Washington increased pressure on Syria last month, immediately after the fall of the Ba’athist regime in Baghdad. Although White House sources privately denied that there were any plans for further military action against other regimes in the region
As American and British forces ‘mop up’ the pockets of resistance while ‘cruising’ through Baghdad, the protest and anger generated before and during the war are taking on a new dimension that may not be so easy to deal with as Saddam’s regime...
When the US and British leaders, George W. Bush and Tony Blair, decided to meet at Camp David on March 26, they probably imagined that the war would be close to over by then. They would not have expected to have to discuss Iraq’s unexpectedly stubborn resistance and the mounting casualties their own troops are suffering.
DR PERWEZ SHAFI, director of the Institute of Contemporary Islamic Thought in Pakistan, examines the regional and geo-strategic thinking behind the US’s plans to attack Iraq, in the context of both its drive for oil and its commitment to zionism
Egypt, having maintained a low profile over Iraq and avoided having high-level contacts with Ariel Sharon, is now blaming Saddam for sabotaging Mubarak’s efforts to prevent a US attack, and is also about to entertain Sharon at a summit.
George Bush senior, father of the US president, attacked Iraq in 1991 because Saddam Husain had dared to disrupt the order imposed on the Middle East (by the Sykes-Picot agreement of 1916) by invading and occupying Kuwait.
Iraqi president Saddam Hussain must be wondering what more he can do to get off George Bush’s list of “evildoers” who are marked for destruction. He has allowed unimpeded access, even to his palaces, to the UN weapons-inspectors, who have found nothing suspicious so far, although that is unlikely to prevent an American attack.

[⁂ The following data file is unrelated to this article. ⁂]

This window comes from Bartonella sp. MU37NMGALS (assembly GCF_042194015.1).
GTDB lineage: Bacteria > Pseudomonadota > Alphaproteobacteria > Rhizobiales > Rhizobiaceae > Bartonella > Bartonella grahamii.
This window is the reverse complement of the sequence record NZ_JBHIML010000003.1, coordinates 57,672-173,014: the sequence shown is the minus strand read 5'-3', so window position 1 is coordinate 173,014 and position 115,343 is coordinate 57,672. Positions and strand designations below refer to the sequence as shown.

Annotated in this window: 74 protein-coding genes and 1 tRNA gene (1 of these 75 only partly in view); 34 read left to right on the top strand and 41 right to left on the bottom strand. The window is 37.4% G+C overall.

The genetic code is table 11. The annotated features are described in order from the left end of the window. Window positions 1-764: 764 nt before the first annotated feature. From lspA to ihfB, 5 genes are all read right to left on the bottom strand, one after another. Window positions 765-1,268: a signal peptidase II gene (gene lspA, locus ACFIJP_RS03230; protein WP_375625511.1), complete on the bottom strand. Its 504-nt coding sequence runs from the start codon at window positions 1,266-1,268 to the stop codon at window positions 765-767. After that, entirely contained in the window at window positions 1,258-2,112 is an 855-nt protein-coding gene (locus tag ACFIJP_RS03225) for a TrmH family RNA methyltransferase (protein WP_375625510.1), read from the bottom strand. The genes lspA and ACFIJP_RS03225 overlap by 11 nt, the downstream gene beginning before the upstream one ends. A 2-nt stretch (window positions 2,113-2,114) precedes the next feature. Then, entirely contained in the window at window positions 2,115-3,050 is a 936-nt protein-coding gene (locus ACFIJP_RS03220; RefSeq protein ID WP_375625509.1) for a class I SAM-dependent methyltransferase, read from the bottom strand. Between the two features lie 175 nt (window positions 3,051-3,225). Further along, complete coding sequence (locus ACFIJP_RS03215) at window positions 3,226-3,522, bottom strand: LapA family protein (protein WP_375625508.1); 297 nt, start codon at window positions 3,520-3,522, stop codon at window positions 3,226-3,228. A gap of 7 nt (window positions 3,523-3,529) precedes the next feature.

In the decade since the US’s high-tech destruction of Iraq in 1991, the US has consistently talked of overthrowing Saddam Hussain while being happy to leave him in place as a useful enemy to have. Now there are signs that they may actually be preparing to replace him. KHALIL OSMAN reports.
The name ‘Gulf War’, used to define the conflict which began with the Iraqi invasion of Kuwait in 1990, and the subsequent American destruction of Iraq, is deeply unsatisfactory.
If the reports that Saddam Hussain has joined the exclusive club of the world’s billionaires, boasting an estimated fortune of $6 billion, are even partly true, he will then have even greater contempt for the Iraqi opposition-groups in exile whose proudest possessions are fax-machines and an expensive rented office in London provided by the US.
Iraqis have always suspected that the 1963 military coup that set Saddam Husain on the road to absolute power had been masterminded by the US Central Intelligence Agency (CIA).